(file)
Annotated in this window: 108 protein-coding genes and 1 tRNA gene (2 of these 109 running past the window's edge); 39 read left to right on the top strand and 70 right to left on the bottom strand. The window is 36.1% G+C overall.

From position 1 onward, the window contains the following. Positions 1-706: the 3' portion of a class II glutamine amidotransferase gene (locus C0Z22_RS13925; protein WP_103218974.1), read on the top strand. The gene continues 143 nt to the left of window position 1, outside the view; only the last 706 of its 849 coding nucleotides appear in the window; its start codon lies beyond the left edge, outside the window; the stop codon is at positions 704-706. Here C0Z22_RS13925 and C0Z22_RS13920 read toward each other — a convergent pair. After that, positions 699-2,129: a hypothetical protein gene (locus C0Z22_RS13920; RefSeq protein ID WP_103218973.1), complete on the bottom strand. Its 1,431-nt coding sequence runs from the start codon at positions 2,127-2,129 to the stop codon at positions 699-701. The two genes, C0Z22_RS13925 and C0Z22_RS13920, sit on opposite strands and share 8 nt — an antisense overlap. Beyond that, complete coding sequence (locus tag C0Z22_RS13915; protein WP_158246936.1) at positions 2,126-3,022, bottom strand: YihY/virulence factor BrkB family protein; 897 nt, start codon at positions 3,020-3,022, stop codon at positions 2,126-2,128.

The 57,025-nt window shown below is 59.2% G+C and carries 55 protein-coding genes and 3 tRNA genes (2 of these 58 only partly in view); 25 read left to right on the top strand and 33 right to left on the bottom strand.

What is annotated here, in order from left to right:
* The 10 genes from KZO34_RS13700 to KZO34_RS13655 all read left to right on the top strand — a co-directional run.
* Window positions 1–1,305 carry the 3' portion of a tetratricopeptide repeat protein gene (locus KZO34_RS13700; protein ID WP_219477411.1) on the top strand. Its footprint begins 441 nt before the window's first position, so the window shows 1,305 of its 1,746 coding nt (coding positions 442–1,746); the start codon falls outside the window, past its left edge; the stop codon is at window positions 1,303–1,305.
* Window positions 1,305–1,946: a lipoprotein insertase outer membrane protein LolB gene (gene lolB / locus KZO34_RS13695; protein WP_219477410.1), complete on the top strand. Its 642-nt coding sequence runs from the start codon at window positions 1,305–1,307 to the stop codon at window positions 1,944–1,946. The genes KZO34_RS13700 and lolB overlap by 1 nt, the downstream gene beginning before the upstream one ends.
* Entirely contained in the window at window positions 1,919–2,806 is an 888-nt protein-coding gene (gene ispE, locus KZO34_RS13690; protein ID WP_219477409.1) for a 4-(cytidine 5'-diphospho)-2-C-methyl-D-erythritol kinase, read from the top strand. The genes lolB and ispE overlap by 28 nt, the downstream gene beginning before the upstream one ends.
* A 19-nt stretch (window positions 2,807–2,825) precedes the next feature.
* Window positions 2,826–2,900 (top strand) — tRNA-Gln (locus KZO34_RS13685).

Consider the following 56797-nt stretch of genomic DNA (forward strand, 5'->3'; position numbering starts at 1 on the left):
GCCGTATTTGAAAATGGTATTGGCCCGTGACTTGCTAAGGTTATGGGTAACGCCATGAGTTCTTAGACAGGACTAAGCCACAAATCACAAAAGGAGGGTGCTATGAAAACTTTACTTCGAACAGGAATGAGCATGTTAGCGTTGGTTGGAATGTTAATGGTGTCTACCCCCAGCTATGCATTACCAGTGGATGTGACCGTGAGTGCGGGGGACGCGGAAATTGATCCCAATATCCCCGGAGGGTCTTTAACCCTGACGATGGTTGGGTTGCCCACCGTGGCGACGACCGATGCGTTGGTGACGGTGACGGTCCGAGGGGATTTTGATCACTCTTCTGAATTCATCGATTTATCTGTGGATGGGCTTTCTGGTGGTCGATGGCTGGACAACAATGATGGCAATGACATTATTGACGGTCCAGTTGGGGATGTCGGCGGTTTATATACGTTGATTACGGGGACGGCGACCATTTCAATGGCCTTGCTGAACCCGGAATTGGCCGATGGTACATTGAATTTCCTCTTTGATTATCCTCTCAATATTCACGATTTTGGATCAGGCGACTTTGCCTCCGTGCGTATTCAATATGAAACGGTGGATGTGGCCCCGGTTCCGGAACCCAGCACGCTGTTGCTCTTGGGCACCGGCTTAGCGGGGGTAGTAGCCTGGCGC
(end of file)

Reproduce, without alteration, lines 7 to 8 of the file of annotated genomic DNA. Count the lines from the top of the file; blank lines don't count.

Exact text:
* Window positions 1,305–1,946: a lipoprotein insertase outer membrane protein LolB gene (gene lolB / locus KZO34_RS13695; protein WP_219477410.1), complete on the top strand. Its 642-nt coding sequence runs from the start codon at window positions 1,305–1,307 to the stop codon at window positions 1,944–1,946. The genes KZO34_RS13700 and lolB overlap by 1 nt, the downstream gene beginning before the upstream one ends.
* Entirely contained in the window at window positions 1,919–2,806 is an 888-nt protein-coding gene (gene ispE, locus KZO34_RS13690; protein ID WP_219477409.1) for a 4-(cytidine 5'-diphospho)-2-C-methyl-D-erythritol kinase, read from the top strand. The genes lolB and ispE overlap by 28 nt, the downstream gene beginning before the upstream one ends.